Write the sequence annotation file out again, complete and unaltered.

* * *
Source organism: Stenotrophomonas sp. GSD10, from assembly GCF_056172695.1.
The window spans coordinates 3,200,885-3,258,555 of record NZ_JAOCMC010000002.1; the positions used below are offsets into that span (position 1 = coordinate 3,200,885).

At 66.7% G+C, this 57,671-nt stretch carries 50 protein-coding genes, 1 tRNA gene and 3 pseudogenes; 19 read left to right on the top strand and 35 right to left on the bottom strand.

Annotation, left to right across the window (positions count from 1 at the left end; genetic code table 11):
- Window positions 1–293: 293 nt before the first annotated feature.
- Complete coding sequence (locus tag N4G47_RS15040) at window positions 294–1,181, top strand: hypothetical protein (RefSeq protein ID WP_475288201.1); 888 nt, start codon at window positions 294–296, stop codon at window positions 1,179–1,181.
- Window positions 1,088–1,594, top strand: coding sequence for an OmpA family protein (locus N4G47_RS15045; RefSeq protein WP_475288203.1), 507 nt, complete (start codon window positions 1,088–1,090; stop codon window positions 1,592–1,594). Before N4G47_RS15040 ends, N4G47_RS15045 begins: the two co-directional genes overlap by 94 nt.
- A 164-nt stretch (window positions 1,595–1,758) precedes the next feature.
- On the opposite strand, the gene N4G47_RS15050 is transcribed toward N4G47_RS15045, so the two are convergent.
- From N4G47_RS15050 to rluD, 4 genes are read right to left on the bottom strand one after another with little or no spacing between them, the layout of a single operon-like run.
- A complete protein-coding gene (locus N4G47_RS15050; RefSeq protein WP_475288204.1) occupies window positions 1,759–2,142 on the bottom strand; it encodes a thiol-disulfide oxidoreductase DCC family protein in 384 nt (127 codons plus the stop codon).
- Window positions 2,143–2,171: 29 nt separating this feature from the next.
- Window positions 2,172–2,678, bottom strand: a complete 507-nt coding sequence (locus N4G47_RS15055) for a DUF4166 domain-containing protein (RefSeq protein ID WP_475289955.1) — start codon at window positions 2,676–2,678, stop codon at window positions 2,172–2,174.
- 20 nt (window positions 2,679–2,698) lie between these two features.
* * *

Source organism: Stenotrophomonas sp. GSD10, from assembly GCF_056172695.1.
The window spans coordinates 3,200,885-3,258,555 of record NZ_JAOCMC010000002.1; the positions used below are offsets into that span (position 1 = coordinate 3,200,885).

At 66.7% G+C, this 57,671-nt stretch carries 50 protein-coding genes, 1 tRNA gene and 3 pseudogenes; 19 read left to right on the top strand and 35 right to left on the bottom strand.

Annotation, left to right across the window (positions count from 1 at the left end; genetic code table 11):
- Window positions 1–293: 293 nt before the first annotated feature.
- Complete coding sequence (locus tag N4G47_RS15040) at window positions 294–1,181, top strand: hypothetical protein (RefSeq protein ID WP_475288201.1); 888 nt, start codon at window positions 294–296, stop codon at window positions 1,179–1,181.
- Window positions 1,088–1,594, top strand: coding sequence for an OmpA family protein (locus N4G47_RS15045; RefSeq protein WP_475288203.1), 507 nt, complete (start codon window positions 1,088–1,090; stop codon window positions 1,592–1,594). Before N4G47_RS15040 ends, N4G47_RS15045 begins: the two co-directional genes overlap by 94 nt.
- A 164-nt stretch (window positions 1,595–1,758) precedes the next feature.
- On the opposite strand, the gene N4G47_RS15050 is transcribed toward N4G47_RS15045, so the two are convergent.
- From N4G47_RS15050 to rluD, 4 genes are read right to left on the bottom strand one after another with little or no spacing between them, the layout of a single operon-like run.
- A complete protein-coding gene (locus N4G47_RS15050; RefSeq protein WP_475288204.1) occupies window positions 1,759–2,142 on the bottom strand; it encodes a thiol-disulfide oxidoreductase DCC family protein in 384 nt (127 codons plus the stop codon).
- Window positions 2,143–2,171: 29 nt separating this feature from the next.
- Window positions 2,172–2,678, bottom strand: a complete 507-nt coding sequence (locus N4G47_RS15055) for a DUF4166 domain-containing protein (RefSeq protein ID WP_475289955.1) — start codon at window positions 2,676–2,678, stop codon at window positions 2,172–2,174.
- 20 nt (window positions 2,679–2,698) lie between these two features.